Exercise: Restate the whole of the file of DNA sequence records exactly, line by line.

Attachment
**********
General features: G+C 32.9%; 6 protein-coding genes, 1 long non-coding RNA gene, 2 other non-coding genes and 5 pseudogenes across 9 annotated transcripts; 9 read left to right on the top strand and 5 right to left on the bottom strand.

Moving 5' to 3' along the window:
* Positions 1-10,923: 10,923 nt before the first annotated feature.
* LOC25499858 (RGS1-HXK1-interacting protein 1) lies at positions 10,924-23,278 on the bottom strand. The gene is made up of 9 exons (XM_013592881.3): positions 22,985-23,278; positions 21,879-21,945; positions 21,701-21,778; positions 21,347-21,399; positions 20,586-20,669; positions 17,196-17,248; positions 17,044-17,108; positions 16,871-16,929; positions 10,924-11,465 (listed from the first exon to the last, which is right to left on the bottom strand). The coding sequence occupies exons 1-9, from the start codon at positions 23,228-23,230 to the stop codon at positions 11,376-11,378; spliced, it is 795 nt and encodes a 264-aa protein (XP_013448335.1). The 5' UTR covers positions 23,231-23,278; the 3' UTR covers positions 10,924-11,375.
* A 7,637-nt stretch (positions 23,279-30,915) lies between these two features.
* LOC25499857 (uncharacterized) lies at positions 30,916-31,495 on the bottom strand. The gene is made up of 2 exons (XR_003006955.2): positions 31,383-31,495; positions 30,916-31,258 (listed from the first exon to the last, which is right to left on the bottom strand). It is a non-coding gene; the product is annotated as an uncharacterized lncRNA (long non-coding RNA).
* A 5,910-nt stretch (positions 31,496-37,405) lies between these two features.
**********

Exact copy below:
General features: G+C 32.9%; 6 protein-coding genes, 1 long non-coding RNA gene, 2 other non-coding genes and 5 pseudogenes across 9 annotated transcripts; 9 read left to right on the top strand and 5 right to left on the bottom strand.

Moving 5' to 3' along the window:
* Positions 1-10,923: 10,923 nt before the first annotated feature.
* LOC25499858 (RGS1-HXK1-interacting protein 1) lies at positions 10,924-23,278 on the bottom strand. The gene is made up of 9 exons (XM_013592881.3): positions 22,985-23,278; positions 21,879-21,945; positions 21,701-21,778; positions 21,347-21,399; positions 20,586-20,669; positions 17,196-17,248; positions 17,044-17,108; positions 16,871-16,929; positions 10,924-11,465 (listed from the first exon to the last, which is right to left on the bottom strand). The coding sequence occupies exons 1-9, from the start codon at positions 23,228-23,230 to the stop codon at positions 11,376-11,378; spliced, it is 795 nt and encodes a 264-aa protein (XP_013448335.1). The 5' UTR covers positions 23,231-23,278; the 3' UTR covers positions 10,924-11,375.
* A 7,637-nt stretch (positions 23,279-30,915) lies between these two features.
* LOC25499857 (uncharacterized) lies at positions 30,916-31,495 on the bottom strand. The gene is made up of 2 exons (XR_003006955.2): positions 31,383-31,495; positions 30,916-31,258 (listed from the first exon to the last, which is right to left on the bottom strand). It is a non-coding gene; the product is annotated as an uncharacterized lncRNA (long non-coding RNA).
* A 5,910-nt stretch (positions 31,496-37,405) lies between these two features.